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Science of Ollie in skateboarding

Enough "How to Ollie" already. It's time to analyze "WHY."

Different people say different things. "Use your ankle when popping," "Have your shoulders parallel to your board," etc.

You don't know what works the best for you as we have different body structures and set up of our boards. While "how to Ollie" changes, but "why we do it" doesn't. Let's scientifically analyze the motion.


Jumping (=raising your body) is different from popping.

While your body weight is on your board, you can't raise the nose no matter how hard you pop the tail. Jump and elevate your body weight before popping, which allows you to pop the tail freely.

Pop after raising your body.

After clearing your body weight from your board, it's time to pop. Use the ball of your back foot and pop straight down. Remember the difference between popping with your ankle and pushing down your board with your whole leg. Lifting body is a role of your thighs and popping the tail is a role of your ankle. Don't mix them up.

Slide up your front foot parallel to your board.

Once you pop properly, the nose starts rising in an ark which pushes your front foot back. By sliding your front foot up parallel to your board, "the force that the nose pushes your front foot back" and "the force your front foot slides the board up" compound, generating a force that goes vertically upward. You can raise your board higher by using this force. Remember you don't have to roll your ankle intentionally; it rolls by being pushed by the nose.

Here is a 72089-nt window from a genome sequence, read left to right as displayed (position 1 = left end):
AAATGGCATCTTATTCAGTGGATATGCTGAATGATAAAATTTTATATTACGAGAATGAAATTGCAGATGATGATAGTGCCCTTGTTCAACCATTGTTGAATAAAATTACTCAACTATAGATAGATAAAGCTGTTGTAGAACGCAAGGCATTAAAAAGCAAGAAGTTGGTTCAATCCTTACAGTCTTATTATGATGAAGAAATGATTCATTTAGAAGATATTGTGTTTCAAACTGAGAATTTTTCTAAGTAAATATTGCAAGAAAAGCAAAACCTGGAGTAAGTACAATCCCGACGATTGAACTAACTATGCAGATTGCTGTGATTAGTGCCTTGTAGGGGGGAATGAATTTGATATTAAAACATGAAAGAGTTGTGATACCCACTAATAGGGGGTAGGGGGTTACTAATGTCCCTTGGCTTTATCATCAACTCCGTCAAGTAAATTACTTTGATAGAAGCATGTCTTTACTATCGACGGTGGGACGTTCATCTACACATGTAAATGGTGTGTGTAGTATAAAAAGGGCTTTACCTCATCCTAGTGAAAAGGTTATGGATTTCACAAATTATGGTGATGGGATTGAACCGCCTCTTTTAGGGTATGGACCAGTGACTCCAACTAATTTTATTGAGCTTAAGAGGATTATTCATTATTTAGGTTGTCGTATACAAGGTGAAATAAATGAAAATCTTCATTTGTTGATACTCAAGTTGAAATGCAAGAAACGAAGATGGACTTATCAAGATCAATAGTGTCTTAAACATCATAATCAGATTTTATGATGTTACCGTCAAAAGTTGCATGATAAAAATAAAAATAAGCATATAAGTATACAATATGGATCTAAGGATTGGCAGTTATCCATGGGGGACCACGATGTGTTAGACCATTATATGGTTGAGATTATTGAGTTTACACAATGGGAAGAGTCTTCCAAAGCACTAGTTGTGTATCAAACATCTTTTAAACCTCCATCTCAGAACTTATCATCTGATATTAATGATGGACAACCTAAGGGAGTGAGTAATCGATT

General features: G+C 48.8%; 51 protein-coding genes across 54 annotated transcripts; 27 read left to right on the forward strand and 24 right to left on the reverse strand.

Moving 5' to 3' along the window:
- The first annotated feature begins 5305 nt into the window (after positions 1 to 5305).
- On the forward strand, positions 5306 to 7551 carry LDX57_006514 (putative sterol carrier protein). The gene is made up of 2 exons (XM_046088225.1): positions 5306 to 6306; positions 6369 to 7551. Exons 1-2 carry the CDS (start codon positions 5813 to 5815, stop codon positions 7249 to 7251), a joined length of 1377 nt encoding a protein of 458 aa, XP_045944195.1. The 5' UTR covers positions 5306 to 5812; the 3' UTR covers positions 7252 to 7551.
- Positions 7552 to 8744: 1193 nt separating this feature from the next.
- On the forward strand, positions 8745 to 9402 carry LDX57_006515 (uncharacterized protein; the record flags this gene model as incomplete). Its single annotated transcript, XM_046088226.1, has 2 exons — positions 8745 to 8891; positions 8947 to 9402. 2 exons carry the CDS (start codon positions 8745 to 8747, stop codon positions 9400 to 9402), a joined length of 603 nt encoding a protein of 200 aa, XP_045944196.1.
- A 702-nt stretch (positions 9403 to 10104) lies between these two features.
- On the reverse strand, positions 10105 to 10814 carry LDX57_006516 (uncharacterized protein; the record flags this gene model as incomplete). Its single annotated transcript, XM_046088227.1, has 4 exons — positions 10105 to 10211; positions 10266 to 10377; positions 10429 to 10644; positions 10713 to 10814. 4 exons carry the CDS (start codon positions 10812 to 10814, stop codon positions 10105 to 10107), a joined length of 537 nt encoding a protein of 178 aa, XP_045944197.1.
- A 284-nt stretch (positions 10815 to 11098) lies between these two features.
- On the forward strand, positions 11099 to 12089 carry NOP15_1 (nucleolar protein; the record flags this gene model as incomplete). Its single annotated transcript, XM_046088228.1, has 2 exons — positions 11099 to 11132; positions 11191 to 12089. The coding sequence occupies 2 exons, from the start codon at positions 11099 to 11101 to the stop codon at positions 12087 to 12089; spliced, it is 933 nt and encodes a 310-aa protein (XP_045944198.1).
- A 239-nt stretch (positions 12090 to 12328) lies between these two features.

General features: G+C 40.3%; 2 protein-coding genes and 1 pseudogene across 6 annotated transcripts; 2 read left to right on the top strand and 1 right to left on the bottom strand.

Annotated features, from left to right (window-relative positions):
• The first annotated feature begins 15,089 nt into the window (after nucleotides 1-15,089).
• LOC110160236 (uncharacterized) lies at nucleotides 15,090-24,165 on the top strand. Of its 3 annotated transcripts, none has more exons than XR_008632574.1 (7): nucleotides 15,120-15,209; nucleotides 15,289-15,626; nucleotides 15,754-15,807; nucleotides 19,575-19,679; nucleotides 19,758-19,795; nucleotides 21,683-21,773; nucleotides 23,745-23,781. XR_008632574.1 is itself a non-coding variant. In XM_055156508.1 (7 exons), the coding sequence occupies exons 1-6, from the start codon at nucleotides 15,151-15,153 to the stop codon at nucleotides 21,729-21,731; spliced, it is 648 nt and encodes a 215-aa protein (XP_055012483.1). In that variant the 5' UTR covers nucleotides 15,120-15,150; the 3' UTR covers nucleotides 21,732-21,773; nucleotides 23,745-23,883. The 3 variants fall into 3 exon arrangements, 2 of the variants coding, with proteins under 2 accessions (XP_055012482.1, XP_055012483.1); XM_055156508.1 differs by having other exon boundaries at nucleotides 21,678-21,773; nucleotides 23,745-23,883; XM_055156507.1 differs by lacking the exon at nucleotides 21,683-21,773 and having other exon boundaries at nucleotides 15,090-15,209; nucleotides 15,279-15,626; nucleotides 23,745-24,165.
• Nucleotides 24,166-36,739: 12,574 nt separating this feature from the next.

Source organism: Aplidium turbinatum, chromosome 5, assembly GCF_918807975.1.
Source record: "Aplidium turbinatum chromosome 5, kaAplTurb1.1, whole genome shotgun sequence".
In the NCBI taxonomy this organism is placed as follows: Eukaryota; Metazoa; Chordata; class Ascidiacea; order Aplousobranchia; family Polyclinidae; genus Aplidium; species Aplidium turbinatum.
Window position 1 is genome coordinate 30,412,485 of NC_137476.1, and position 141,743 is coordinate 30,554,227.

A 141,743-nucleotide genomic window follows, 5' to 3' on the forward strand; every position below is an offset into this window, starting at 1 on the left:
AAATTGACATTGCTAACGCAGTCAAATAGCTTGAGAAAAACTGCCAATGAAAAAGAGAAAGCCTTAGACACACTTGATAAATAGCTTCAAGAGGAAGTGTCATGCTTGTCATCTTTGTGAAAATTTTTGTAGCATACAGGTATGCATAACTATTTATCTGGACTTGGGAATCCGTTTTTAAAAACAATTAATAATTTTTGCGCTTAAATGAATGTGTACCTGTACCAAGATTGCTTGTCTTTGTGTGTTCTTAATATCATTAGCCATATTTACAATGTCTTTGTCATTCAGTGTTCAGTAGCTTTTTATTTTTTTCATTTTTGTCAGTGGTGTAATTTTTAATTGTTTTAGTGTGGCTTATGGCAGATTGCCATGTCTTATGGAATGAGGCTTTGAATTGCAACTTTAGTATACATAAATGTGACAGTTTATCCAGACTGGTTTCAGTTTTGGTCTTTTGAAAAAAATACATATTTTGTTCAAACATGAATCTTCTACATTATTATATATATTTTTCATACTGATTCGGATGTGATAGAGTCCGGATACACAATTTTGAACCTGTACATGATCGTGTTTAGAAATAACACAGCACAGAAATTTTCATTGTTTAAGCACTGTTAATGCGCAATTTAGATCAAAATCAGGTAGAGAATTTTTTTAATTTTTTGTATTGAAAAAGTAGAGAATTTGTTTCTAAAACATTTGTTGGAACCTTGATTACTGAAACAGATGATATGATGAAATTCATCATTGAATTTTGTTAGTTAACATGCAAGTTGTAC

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Step1 Jump up and lift your body weight

Why does your board not rise even when you pop as hard as possible?

Have you ever wondered why you can pop the tail with a small energy while you are standing on the ground?

You can't lift your board no matter how hard you pop the tail while your body weight holds down your board.

So you need to remove your body weight on your board BEFORE popping.

If your body weight is not pushing down your board and is "floating" in the air, you can pop the tail with the same amount of energy as you are standing on the ground.


This "holding problem" can happen in other tricks, too. Please watch this video about Treflip.

Popping does NOT lift your body. Extending your thighs does.

Extend your thighs to lift your body. In this process, your board stays flat as you push down your board with both feet evenly.

There are two body parts that could lift your body weight; thighs and calves. In skateboarding, thighs lift your body and calf pops the tail. Try to keep this difference in mind.

Step2 Popping

Common problem of popping

When you jump while standing on the ground, your both feet leave the ground at the same height. Your body floats in the air by pulling up your feet.

In an Ollie, you have to keep the pressure on your back foot after elevating your body.

If you loosen the pressure on your back foot when the pressure on your front foot decreases, you won't be able to transfer enough energy to the tail.

Keep your backfoot low before popping

Practice lifting your body while keeping your backfoot low. Once your body reaches high enough and your back leg starts to extend, use your calf and ankle and pop down the tail. Keep in mind that popping is the work of your calf, and jumping is that of thighs.

How strongly should you pop?

From this angle, you can see that my back foot's toe doesn't touch the ground. It proves a human's calf generates enough energy to pop the tail and lifts the nose high enough.

So a snap of your ankle is all you need. You don't have to stomp down the tail with your whole leg.

Step0 Foot placement

Is there a correct foot placement?

Putting the tip of your back toe on the tail allows you to transfer energy to the tail effectively. Place your front foot 1~2 inch behind the front bolts.

Some people put their back foot in the center of the tail, while others put theirs slightly to the side. Place them wherever you feel comfortable. Being able to approach stablly is more important.